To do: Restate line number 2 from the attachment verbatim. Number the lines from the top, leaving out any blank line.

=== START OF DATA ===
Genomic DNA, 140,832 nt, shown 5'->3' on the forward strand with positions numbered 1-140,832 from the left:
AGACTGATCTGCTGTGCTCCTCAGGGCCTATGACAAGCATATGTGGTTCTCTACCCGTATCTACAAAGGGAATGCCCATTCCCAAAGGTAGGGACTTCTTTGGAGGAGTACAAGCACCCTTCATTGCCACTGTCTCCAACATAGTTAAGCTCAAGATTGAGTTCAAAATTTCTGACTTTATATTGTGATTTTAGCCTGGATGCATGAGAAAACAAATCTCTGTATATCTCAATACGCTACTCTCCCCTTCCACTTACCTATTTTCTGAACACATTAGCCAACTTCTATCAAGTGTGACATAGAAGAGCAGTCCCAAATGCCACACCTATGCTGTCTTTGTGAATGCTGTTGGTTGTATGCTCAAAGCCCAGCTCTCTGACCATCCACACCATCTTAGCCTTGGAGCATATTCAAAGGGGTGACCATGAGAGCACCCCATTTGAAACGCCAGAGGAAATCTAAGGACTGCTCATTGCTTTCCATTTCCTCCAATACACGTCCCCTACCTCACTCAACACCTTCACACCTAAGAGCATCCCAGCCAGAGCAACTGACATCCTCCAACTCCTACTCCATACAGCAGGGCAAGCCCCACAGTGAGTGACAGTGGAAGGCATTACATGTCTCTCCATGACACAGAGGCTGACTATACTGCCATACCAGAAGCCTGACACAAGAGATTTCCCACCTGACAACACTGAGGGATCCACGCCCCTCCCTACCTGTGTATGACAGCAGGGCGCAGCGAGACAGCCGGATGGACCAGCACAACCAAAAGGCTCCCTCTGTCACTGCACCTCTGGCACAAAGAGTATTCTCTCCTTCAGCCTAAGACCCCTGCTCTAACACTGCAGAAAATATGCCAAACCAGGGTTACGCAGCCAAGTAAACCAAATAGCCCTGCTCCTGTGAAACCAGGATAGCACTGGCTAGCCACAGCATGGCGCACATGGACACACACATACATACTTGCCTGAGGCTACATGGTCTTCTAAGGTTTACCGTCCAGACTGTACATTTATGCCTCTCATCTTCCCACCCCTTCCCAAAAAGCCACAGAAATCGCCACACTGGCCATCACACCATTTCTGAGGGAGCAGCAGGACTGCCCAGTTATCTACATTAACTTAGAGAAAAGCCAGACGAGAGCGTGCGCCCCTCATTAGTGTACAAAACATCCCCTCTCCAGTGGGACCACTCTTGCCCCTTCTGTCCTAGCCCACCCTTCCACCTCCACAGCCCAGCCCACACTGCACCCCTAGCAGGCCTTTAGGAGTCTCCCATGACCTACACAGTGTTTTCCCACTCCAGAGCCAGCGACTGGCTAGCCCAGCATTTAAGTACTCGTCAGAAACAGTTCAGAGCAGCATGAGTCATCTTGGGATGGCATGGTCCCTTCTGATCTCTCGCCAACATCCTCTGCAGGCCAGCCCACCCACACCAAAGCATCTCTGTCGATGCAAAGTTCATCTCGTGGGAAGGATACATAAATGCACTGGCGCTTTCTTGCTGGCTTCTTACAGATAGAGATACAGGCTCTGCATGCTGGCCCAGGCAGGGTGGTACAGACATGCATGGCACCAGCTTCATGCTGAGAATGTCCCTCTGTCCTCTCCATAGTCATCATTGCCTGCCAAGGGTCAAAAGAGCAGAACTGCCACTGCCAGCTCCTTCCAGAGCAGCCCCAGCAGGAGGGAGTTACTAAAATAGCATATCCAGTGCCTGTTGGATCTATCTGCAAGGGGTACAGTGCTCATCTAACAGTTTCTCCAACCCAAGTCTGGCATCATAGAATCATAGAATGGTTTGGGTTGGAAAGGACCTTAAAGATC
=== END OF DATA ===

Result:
AGACTGATCTGCTGTGCTCCTCAGGGCCTATGACAAGCATATGTGGTTCTCTACCCGTATCTACAAAGGGAATGCCCATTCCCAAAGGTAGGGACTTCTTTGGAGGAGTACAAGCACCCTTCATTGCCACTGTCTCCAACATAGTTAAGCTCAAGATTGAGTTCAAAATTTCTGACTTTATATTGTGATTTTAGCCTGGATGCATGAGAAAACAAATCTCTGTATATCTCAATACGCTACTCTCCCCTTCCACTTACCTATTTTCTGAACACATTAGCCAACTTCTATCAAGTGTGACATAGAAGAGCAGTCCCAAATGCCACACCTATGCTGTCTTTGTGAATGCTGTTGGTTGTATGCTCAAAGCCCAGCTCTCTGACCATCCACACCATCTTAGCCTTGGAGCATATTCAAAGGGGTGACCATGAGAGCACCCCATTTGAAACGCCAGAGGAAATCTAAGGACTGCTCATTGCTTTCCATTTCCTCCAATACACGTCCCCTACCTCACTCAACACCTTCACACCTAAGAGCATCCCAGCCAGAGCAACTGACATCCTCCAACTCCTACTCCATACAGCAGGGCAAGCCCCACAGTGAGTGACAGTGGAAGGCATTACATGTCTCTCCATGACACAGAGGCTGACTATACTGCCATACCAGAAGCCTGACACAAGAGATTTCCCACCTGACAACACTGAGGGATCCACGCCCCTCCCTACCTGTGTATGACAGCAGGGCGCAGCGAGACAGCCGGATGGACCAGCACAACCAAAAGGCTCCCTCTGTCACTGCACCTCTGGCACAAAGAGTATTCTCTCCTTCAGCCTAAGACCCCTGCTCTAACACTGCAGAAAATATGCCAAACCAGGGTTACGCAGCCAAGTAAACCAAATAGCCCTGCTCCTGTGAAACCAGGATAGCACTGGCTAGCCACAGCATGGCGCACATGGACACACACATACATACTTGCCTGAGGCTACATGGTCTTCTAAGGTTTACCGTCCAGACTGTACATTTATGCCTCTCATCTTCCCACCCCTTCCCAAAAAGCCACAGAAATCGCCACACTGGCCATCACACCATTTCTGAGGGAGCAGCAGGACTGCCCAGTTATCTACATTAACTTAGAGAAAAGCCAGACGAGAGCGTGCGCCCCTCATTAGTGTACAAAACATCCCCTCTCCAGTGGGACCACTCTTGCCCCTTCTGTCCTAGCCCACCCTTCCACCTCCACAGCCCAGCCCACACTGCACCCCTAGCAGGCCTTTAGGAGTCTCCCATGACCTACACAGTGTTTTCCCACTCCAGAGCCAGCGACTGGCTAGCCCAGCATTTAAGTACTCGTCAGAAACAGTTCAGAGCAGCATGAGTCATCTTGGGATGGCATGGTCCCTTCTGATCTCTCGCCAACATCCTCTGCAGGCCAGCCCACCCACACCAAAGCATCTCTGTCGATGCAAAGTTCATCTCGTGGGAAGGATACATAAATGCACTGGCGCTTTCTTGCTGGCTTCTTACAGATAGAGATACAGGCTCTGCATGCTGGCCCAGGCAGGGTGGTACAGACATGCATGGCACCAGCTTCATGCTGAGAATGTCCCTCTGTCCTCTCCATAGTCATCATTGCCTGCCAAGGGTCAAAAGAGCAGAACTGCCACTGCCAGCTCCTTCCAGAGCAGCCCCAGCAGGAGGGAGTTACTAAAATAGCATATCCAGTGCCTGTTGGATCTATCTGCAAGGGGTACAGTGCTCATCTAACAGTTTCTCCAACCCAAGTCTGGCATCATAGAATCATAGAATGGTTTGGGTTGGAAAGGACCTTAAAGATC